Born Tuesday, April 25, 1922
Died Wednesday, November 10, 2021
Ruth C. Bates, 99, a 40-year Muskogee resident, died peacefully on Wednesday, Nov. 10, 2021.
Ruth was born April 25, 1922, in Columbus, Ohio, 30 minutes ahead of her twin sister, Jean, to Bruce and Dr. Irene Converse. After their father died when they were three, Ruth and Jean were raised by their mother, who juggled the demands of raising twin daughters with her studies at The Ohio State University College of Medicine, where she was one of only a handful of women earning a medical degree.
Growing up in Columbus the sisters were inseparable, enjoying pool parties that were chronicled in the Columbus Dispatch, earning badges in the Eagle Patrol of Girl Scouts Troop 30, making the honor roll, and serving on the North High debate team. Both sisters also overcame polio during the worst of the epidemic.
In 1933, Ruth's mother later married engineer Florian J. Werthmann, who after World War II studied to become a doctor himself. His work took the family to the remote city of Valdez, Alaska, 20 years before the territory became a state, where Ruth and Jean attended school while their mother ran a small hospital. The family later relocated to Seattle, where Ruth graduated from high school. She attended the University of Washington, working as a radio telephone operator for the Army Signal Corps until graduating in 1944 with a bachelor's in business and economics. One day out of curiosity she attended a campus recruiting visit by film star Irene Rich and her daughter, Frances, who was serving in the Navy's Women Accepted for Voluntary Emergency Service (WAVES) officer training program. After they graduated from college Ruth and Jean joined the officer training program, with the Seattle Times society page even featuring a "Twins in WAVES" headline.
Following her training at Smith College, Ruth was stationed at Hunter's Point in San Francisco, where she worked as cryptographer decoding messages while Jean worked nearby on submarines. In later years Ruth would laugh recalling how one of Jean's colleagues reported her for being seen on leave walking around San Francisco when she was supposed to be on duty, only to find out she had mistaken Ruth for her twin.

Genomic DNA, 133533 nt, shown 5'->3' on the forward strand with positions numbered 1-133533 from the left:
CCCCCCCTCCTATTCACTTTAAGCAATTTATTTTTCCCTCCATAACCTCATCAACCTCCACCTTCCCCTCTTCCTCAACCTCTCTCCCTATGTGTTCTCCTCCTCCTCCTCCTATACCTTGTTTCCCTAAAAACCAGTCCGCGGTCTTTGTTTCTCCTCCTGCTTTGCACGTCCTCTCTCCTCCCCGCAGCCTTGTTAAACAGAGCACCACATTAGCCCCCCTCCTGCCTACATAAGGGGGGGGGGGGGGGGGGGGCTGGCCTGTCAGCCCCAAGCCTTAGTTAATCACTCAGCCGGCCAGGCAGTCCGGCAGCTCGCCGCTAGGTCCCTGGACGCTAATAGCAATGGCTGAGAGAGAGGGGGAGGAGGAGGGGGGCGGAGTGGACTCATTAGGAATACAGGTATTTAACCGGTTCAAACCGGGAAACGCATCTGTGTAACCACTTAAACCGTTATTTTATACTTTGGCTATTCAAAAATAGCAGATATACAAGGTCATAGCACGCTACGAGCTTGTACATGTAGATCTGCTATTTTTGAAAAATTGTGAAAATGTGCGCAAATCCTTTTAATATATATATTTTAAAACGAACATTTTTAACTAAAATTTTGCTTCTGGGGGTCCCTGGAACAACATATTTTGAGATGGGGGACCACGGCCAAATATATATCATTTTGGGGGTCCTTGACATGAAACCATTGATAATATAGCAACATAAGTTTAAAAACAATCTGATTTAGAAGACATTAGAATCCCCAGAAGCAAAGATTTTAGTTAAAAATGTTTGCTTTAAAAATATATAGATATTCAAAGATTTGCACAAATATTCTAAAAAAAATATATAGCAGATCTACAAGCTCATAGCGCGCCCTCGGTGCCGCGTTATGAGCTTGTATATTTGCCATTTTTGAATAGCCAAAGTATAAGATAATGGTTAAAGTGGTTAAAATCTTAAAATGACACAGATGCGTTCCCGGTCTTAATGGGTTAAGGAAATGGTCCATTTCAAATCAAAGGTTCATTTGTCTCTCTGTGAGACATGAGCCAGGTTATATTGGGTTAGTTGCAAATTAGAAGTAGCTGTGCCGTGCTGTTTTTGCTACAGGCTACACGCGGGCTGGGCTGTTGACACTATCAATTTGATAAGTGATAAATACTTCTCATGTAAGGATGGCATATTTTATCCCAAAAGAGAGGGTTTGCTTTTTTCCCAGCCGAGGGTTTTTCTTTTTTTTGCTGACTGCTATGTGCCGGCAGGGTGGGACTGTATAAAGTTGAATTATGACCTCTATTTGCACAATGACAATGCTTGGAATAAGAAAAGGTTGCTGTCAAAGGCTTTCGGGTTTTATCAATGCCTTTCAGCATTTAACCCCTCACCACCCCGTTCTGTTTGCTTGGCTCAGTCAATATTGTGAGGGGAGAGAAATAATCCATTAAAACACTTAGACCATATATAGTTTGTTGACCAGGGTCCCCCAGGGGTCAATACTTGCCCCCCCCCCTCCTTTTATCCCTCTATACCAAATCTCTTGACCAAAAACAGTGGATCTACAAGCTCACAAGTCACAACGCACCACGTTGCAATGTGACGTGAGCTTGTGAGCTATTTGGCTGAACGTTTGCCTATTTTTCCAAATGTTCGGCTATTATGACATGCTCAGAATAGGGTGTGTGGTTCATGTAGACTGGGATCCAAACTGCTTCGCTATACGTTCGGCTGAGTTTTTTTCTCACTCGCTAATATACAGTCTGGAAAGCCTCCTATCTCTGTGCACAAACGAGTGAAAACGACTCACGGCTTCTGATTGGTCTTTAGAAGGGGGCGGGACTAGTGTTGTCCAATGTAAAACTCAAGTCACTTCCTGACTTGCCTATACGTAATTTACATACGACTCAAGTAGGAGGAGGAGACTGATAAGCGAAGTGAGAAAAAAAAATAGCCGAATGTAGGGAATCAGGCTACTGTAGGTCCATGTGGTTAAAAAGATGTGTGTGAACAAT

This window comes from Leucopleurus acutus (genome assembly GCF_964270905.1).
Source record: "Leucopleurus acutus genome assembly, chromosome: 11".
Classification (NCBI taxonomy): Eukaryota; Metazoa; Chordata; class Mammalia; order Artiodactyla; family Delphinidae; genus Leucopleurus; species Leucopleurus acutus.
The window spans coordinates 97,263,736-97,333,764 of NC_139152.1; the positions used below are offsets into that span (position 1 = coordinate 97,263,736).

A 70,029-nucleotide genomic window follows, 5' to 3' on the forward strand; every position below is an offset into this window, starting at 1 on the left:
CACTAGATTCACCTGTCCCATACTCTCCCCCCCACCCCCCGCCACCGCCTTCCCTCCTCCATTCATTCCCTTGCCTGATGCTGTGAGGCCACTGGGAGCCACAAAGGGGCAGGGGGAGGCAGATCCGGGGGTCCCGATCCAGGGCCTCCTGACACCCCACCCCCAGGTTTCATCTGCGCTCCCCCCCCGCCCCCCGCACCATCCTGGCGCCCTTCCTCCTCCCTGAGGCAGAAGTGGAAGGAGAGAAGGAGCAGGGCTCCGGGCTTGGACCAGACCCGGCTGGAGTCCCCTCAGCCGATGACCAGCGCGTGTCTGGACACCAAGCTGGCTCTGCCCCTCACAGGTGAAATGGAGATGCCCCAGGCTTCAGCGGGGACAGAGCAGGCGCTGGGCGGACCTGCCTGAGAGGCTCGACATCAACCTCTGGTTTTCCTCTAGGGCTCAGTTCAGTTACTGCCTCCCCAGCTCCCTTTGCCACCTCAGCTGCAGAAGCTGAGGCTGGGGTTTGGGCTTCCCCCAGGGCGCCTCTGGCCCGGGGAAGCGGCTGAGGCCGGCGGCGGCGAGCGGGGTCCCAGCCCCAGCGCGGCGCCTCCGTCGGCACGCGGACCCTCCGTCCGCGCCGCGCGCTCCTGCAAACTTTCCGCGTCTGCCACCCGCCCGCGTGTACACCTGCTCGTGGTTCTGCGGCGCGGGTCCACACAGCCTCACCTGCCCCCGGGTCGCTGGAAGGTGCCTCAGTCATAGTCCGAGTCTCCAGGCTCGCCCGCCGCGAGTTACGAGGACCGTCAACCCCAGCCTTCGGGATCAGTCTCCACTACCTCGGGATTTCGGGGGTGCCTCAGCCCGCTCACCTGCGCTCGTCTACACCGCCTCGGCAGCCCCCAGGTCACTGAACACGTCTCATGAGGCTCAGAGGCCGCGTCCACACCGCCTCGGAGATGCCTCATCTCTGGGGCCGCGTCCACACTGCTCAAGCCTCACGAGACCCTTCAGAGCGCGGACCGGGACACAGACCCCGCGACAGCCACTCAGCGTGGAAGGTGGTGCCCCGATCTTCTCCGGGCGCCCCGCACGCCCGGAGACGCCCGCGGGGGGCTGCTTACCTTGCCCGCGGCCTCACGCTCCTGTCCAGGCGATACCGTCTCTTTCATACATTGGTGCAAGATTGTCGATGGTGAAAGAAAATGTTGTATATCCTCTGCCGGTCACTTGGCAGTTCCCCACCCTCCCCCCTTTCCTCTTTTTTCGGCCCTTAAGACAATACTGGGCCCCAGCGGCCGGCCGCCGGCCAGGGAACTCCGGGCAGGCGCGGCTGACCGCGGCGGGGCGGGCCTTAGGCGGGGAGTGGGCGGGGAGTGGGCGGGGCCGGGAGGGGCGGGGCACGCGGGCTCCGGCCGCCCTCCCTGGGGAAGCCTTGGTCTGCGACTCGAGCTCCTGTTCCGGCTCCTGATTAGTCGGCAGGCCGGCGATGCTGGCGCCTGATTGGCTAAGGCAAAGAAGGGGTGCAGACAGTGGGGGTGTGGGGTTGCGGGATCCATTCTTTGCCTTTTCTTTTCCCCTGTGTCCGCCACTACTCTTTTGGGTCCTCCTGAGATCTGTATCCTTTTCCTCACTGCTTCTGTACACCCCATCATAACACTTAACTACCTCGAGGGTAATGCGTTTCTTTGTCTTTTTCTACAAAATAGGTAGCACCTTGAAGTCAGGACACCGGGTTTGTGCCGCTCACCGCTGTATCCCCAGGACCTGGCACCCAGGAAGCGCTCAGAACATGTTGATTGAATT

One night in July 1945 Ruth and a colleague were working a routine 2 to 10 p.m. shift when they were suddenly ordered to stay through the night under lockdown. Decoding top secret messages under the watchful eye of U.S. Marine guards and supervised by an officer from the nearby USS Indianapolis, they had no idea what they were working on. Three weeks later they learned the atomic bomb that would be dropped on Hiroshima was being loaded onto the ship that night.
During a visit with her friends to the Officer's Club she met James E. Bates Jr., a Fort Gibson native serving as an officer on the USS Pennsylvania, which was having its guns overhauled in San Francisco. Jim hit a $25 jackpot on a dime slot machine. Ruth and her friends helped him pick up the coins, prompting him to invite her to dinner on board the battleship, where officers had the privilege of dining on steak. Soon after they became engaged. When Jim's ship was torpedoed in the last days of World War II off Okinawa, killing 20 of his shipmates, Ruth's friends hid the news from her until it was confirmed that no officers had been killed.
She and Jim were married in Seattle on November 1, 1945, and raised three sons, moving to Oklahoma, Kansas, Texas, Virginia and, eventually, Canoga Park, Calif. where Jim served as a civilian in the U.S. Air Force with Ruth teaching 5th and 6th grades for more than 20 years. She was a beloved teacher at Fullbright and Winnetka elementary schools, going out of her way to tutor children in reading, helping them stage an annual puppet show featuring figures from American history and getting to know their parents and siblings. She was honored by the PTA for her work in reading, and earned her master's in education at California State University, Northridge.
After retiring Ruth and Jim moved to Muskogee, where Jim's family lived. Ruth became active in the Daughters of the American Revolution, continued to tutor students in reading, attended the Presbyterian Church of Muskogee and spent numerous Saturdays at University of Oklahoma football games with Jim, an alum. In 2013, the Muskogee Phoenix chronicled their war service. In 2015, friends and family celebrated their 70th anniversary. Jim and Ruth were married 73 years before his death in 2019.
Ruth is survived by her sons John (Linda) of Tulsa, William of Muskogee and James (Denise) of Arcadia, Calif.; grandchildren Johnny (Kristin) of Oklahoma City, Laura Sherrill (Marc) of Nevada City, Calif., Tara Gellene (Clinton Miller) of Bloomfield, N.J., Michael Bates of South Pasadena, Calif., Jeanette Bates of Cypress, Calif., and Natalie Cole (Tyler McQuiston) of Washington, D.C.; great-grandchildren Elizabeth Sherrill of Nevada City and Ava and Cooper McQuiston of Washington, D.C.; niece Sharyn Pankey (Larry) of McKinney, Texas; niece Ann Sharp and nephew Robert Sharp, both of Berkeley, Calif. She was preceded in death by her husband Jim, her parents and her sister, Jean, of Oakland, Calif.
Services are at 1 p.m. Wednesday, Nov. 17, at Cornerstone Funeral Home, 1830 N York St, Muskogee, OK 74403. Donations may be made to the Oklahoma Literacy Coalition. 5830 NW Expressway, #196
Oklahoma City, OK 73132 https://okliteracy.org/donate-to-olc/
Funeral services are under the direction of Cornerstone Funeral Home 1830 N York St Muskogee, OK 74403. Condolences can be made to the family at www.cornerstoneofmuskogee.com.